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BBC Newsnight

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BBC Newsnight

For the CNN programme, see NewsNight with Aaron Brown.

Newsnight
250px
Genre News and current affairs
Created by BBC News
Presented by Jeremy Paxman
Kirsty Wark
Gavin Esler
Emily Maitlis
Theme music composer George Fenton
Country of origin United Kingdom
Original language(s) English
Production
Producer(s) BBC News
Editor(s) Ian Katz
Location(s) Studio B, Broadcasting House, London
Running time 50 minutes
Broadcast
Original channel BBC Two
BBC HD (2012–13)
Picture format 576i (16:9 SDTV)
1080i (HDTV)
Original run 30 January 1980 – present
Chronology
Related shows Newsnight Scotland
The Review Show
External links
Website

Newsnight is a daily BBC Television current affairs programme which specialises in analysis and often robust cross-examination of senior politicians. Jeremy Paxman has been its main presenter for over two decades.[1]

Several of the programme's editors over the years have gone on to senior positions within the BBC and elsewhere. Along with Paxman, the programmes regular presenters are Kirsty Wark,[2] Gavin Esler,[3] and Emily Maitlis.[4]

Newsnight has been broadcast on BBC Two since 1980. It goes out on weekday evenings between 10:30pm and 11:20pm. Occasionally it may have an extended edition if there is an especially significant event in the news - as happened on 7 July 2011, when closure of the News of the World led to an extended programme which continued until 11:35 pm. Recent editions are available to view and download for a limited time through the BBC iPlayer.[5] A weekly 26-minute digest edition of Newsnight is screened on the corporation's international channel, BBC World News.

History

Newsnight began on 30 January 1980, although a short news bulletin using the same title had run on BBC2 during the 1970s. Its launch was delayed for four months by the Association of Broadcasting Staff, at the time the main BBC trade union.[6] Newsnight was the first programme to be made by means of a direct collaboration between BBC News, then at Television Centre, and the current affairs department, based a short distance away at the Lime Grove Studios. Staff feared job cuts.

Former presenters include Peter Snow, a regular for 17 years, Donald MacCormick, Charles Wheeler, Adam Raphael and John Tusa, later boss of the BBC World Service. In the early days each edition had an 'auxiliary presenter', a phenomenon pejoratively known at the time as the "Newsnight's wife syndrome".[6] Usually a woman, It was her job to read the news headlines and to introduce minor items. Olivia O'Leary in 1985 became the first principal female presenter; the programme has had a single presenter since 1987.[7] Newsnight is now wholly managed by BBC News.[7]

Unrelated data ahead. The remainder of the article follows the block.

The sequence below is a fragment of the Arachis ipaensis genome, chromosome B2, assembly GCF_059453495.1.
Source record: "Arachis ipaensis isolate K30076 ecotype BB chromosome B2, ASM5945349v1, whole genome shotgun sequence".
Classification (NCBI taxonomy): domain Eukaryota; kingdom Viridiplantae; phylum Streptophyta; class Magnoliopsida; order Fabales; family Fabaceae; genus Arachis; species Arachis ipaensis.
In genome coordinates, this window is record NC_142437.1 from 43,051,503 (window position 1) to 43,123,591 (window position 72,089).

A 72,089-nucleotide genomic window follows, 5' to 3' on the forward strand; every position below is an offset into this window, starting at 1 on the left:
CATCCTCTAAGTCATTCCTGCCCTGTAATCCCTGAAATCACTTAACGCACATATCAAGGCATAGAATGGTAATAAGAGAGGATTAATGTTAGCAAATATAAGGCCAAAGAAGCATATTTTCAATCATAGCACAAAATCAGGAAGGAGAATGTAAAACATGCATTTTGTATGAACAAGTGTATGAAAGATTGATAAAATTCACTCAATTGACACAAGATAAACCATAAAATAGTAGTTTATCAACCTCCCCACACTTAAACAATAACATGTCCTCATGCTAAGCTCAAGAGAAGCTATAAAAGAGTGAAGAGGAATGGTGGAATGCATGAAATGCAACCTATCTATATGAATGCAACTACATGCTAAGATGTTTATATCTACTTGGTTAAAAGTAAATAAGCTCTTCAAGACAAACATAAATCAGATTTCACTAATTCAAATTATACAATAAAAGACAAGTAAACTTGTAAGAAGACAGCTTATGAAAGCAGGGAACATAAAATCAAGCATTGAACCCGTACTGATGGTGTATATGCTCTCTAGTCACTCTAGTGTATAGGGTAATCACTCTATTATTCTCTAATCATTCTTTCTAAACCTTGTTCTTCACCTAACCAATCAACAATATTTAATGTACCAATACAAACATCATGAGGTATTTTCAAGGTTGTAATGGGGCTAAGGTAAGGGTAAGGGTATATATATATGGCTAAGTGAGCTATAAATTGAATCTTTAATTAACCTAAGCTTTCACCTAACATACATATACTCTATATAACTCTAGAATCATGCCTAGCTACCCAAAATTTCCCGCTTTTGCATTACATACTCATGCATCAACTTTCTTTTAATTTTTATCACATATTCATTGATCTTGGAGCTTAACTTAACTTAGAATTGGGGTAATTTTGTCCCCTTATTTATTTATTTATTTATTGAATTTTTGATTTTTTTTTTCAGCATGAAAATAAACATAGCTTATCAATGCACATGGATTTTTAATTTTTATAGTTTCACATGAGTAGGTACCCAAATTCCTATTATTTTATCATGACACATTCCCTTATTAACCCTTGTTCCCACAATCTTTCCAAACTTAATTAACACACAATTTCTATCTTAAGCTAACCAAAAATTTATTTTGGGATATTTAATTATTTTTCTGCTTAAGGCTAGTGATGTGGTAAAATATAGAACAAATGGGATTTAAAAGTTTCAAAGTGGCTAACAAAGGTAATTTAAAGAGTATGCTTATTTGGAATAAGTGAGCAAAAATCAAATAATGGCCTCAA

Until 1988, the start time of Newsnight was flexible, so BBC2 could screen a movie at 9:30pm to dovetail with the conclusion of the main news on BBC1. The fixed time slot of 10:30pm was established in the face of fierce objections from the then managing director of BBC TV, Bill Cotton, otherwise in charge of all scheduling decisions. The very announcement was made without his even being informed. The affair sparked a widely reported row within the corporation. One protagonist said it would "destroy the BBC".[8] Newsnight moved to new facilities at Broadcasting House on 15 October 2012.

From Monday to Thursday on BBC Two Scotland the offshoot, Newsnight Scotland, presented by Gordon Brewer, replaces the final twenty minutes of the UK programme.

Newsnight's signature tune was composed by George Fenton. Various arrangements have been used over the years.

Interviews

On 13 May 1997 Paxman pressed Michael Howard, Home Secretary, about a meeting with Derek Lewis, head of the Prison Service, about the possible dismissal of the governor of Parkhurst Prison. Faced with what he considered evasive answers, Paxman put the same question– "Did you threaten to overrule him?" (i.e. Lewis)– twelve times in succession.[9]

This has become the programme's best known interview. Later, during a twentieth anniversary edition of Newsnight, Paxman told Howard that he'd simply been trying desperately to string out the interview because the next item in the running order had failed to materialize.[10] In 2004 Paxman raised the subject again with Howard, by then leader of the Conservative Party. This time, Howard laughed it off, saying that he had not threatened to overrule the head of the Prison Service.

Accusations of bias